Here comes 8Gig Fibre Channel


This article can also be found in the Premium Editorial Download "Storage magazine: Exploring the solid-state storage advantage."

Download it now to read this article plus other related content.

Price premium
The move to 8Gb/sec FC will entail a price hike, at least initially. "The 8Gb/sec components require new optics. The price won't drop to 4Gb/sec levels until the volumes ramp up," says Scott McIntyre, VP of software and customer marketing at Emulex Corp. Adds Mario Blandini, Brocade's director of product marketing: "There will be a 20% to 30% price premium over 4Gb/sec components initially."

For the extra money, 8Gb/sec components will bring some new capabilities. "These involve how data corruption is handled and how you authenticate the host to the FC fabric," says McIntyre. For example, there'll be more Cyclic Redundancy Checks (usually a mathematical checksum), which detect data alteration during transmission or when stored by comparing the data stream going in and coming out.

One upshot of the transition to 8Gb/sec FC may be improved energy conservation. "You may be able to turn off lanes on the PCI bus and power off lanes in the HBA and ports," says QLogic's Lustig. These green capabilities, however, will come from new firmware and software, not from the 8Gb/sec HBA alone.

Although 8Gb/sec FC doubles FC performance, it still comes up shy of 10Gigabit Ethernet (10GbE). However, FC enterprises can achieve 10GbE speed through Fibre Channel over Ethernet (FCoE). With FCoE, the FC protocol and FICON run native on a premium lossless,

Requires Free Membership to View

low-latency and QoS-enabled Ethernet. FC becomes just another network protocol running at 10Gb/sec alongside IP on the 10GbE network.

FCoE also allows convergence at the cabling level through a single Ethernet cable handling both FC and IP. FCoE will appeal to enterprises with FC SANs but with no plans to migrate to iSCSI and Ethernet. "It lets organizations with FC and FICON preserve their FC skills and tools," explains StorageIO Group's Schulz. They can converge their network to a fast 10GbE backbone and reap savings by running and maintaining only one set of cabling for all traffic. (For more, see "FCoE: Coming to a data center near you".)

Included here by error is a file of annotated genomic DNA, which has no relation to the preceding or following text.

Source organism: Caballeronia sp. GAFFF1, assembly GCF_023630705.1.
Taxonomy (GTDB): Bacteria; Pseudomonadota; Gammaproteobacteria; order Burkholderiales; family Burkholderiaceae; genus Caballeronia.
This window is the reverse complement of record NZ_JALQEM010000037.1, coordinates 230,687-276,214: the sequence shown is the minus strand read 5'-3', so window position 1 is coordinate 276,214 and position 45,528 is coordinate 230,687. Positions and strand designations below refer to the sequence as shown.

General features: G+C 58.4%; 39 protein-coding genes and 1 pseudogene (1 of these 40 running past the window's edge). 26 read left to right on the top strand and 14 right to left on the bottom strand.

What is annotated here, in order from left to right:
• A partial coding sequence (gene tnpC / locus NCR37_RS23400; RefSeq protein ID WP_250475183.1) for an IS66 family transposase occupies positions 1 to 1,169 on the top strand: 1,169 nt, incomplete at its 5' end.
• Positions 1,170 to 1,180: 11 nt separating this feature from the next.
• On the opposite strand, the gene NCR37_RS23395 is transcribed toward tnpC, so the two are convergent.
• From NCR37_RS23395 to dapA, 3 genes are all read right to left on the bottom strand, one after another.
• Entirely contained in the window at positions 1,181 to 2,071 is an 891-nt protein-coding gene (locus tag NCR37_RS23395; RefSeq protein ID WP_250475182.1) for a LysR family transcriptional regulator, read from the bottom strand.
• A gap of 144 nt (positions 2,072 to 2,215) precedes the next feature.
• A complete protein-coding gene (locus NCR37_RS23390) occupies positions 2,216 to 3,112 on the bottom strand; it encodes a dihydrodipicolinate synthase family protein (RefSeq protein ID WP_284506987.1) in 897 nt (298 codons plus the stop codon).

Because FCoE doesn't use TCP/IP, it isn't routable. In addition, at this point FCoE is considered local technology only. "FC shops that want to follow strategies requiring long distance, such as remote mirroring, should look to FCIP [Fibre Channel over IP] or other protocols," says Schulz.

To use FCoE, organizations will have to deploy a Converged Network Adapter (CNA) that will look to the server as both an FC HBA and an Ethernet NIC. A number of vendors have declared support for FCoE, including switch makers like Brocade and Cisco and component makers like Emulex and QLogic. Despite industry support, "this technology is still in its infancy," adds Schulz. "It will be 2010 before FCoE is ready for use by anyone except early adopters." (See "Fibre Channel over Ethernet roadmap," PDF below.)

Click here for the Fibre Channel
over Ethernet roadmap

This was first published in July 2008

There are Comments. Add yours.

TIP: Want to include a code block in your comment? Use <pre> or <code> tags around the desired text. Ex: <code>insert code</code>

REGISTER or login:

Forgot Password?
By submitting you agree to receive email from TechTarget and its partners. If you reside outside of the United States, you consent to having your personal data transferred to and processed in the United States. Privacy
Sort by: OldestNewest

Forgot Password?

No problem! Submit your e-mail address below. We'll send you an email containing your password.

Your password has been sent to: